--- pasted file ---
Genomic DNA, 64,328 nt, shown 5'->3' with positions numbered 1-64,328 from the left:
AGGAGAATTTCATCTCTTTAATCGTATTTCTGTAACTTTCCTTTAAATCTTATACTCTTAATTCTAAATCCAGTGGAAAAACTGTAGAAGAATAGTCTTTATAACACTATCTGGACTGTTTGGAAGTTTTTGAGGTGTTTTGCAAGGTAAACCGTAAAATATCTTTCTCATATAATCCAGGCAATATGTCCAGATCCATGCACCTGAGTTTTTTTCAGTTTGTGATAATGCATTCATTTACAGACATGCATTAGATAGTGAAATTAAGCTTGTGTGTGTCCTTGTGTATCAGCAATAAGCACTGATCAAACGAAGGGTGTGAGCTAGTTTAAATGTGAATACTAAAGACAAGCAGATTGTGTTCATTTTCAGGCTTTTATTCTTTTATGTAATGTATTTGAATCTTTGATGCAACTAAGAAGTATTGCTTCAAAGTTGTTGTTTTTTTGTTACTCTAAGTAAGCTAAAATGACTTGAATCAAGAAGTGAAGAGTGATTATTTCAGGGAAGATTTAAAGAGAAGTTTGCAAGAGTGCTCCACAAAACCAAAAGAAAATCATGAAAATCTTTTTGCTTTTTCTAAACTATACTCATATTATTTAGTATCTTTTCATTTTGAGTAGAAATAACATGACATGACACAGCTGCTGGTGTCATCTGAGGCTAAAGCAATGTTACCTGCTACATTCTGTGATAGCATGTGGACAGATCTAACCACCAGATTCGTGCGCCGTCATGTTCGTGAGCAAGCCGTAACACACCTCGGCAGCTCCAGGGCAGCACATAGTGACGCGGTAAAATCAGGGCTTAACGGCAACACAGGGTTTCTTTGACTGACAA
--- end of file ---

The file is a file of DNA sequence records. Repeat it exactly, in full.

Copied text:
Genomic DNA, 64,328 nt, shown 5'->3' with positions numbered 1-64,328 from the left:
AGGAGAATTTCATCTCTTTAATCGTATTTCTGTAACTTTCCTTTAAATCTTATACTCTTAATTCTAAATCCAGTGGAAAAACTGTAGAAGAATAGTCTTTATAACACTATCTGGACTGTTTGGAAGTTTTTGAGGTGTTTTGCAAGGTAAACCGTAAAATATCTTTCTCATATAATCCAGGCAATATGTCCAGATCCATGCACCTGAGTTTTTTTCAGTTTGTGATAATGCATTCATTTACAGACATGCATTAGATAGTGAAATTAAGCTTGTGTGTGTCCTTGTGTATCAGCAATAAGCACTGATCAAACGAAGGGTGTGAGCTAGTTTAAATGTGAATACTAAAGACAAGCAGATTGTGTTCATTTTCAGGCTTTTATTCTTTTATGTAATGTATTTGAATCTTTGATGCAACTAAGAAGTATTGCTTCAAAGTTGTTGTTTTTTTGTTACTCTAAGTAAGCTAAAATGACTTGAATCAAGAAGTGAAGAGTGATTATTTCAGGGAAGATTTAAAGAGAAGTTTGCAAGAGTGCTCCACAAAACCAAAAGAAAATCATGAAAATCTTTTTGCTTTTTCTAAACTATACTCATATTATTTAGTATCTTTTCATTTTGAGTAGAAATAACATGACATGACACAGCTGCTGGTGTCATCTGAGGCTAAAGCAATGTTACCTGCTACATTCTGTGATAGCATGTGGACAGATCTAACCACCAGATTCGTGCGCCGTCATGTTCGTGAGCAAGCCGTAACACACCTCGGCAGCTCCAGGGCAGCACATAGTGACGCGGTAAAATCAGGGCTTAACGGCAACACAGGGTTTCTTTGACTGACAA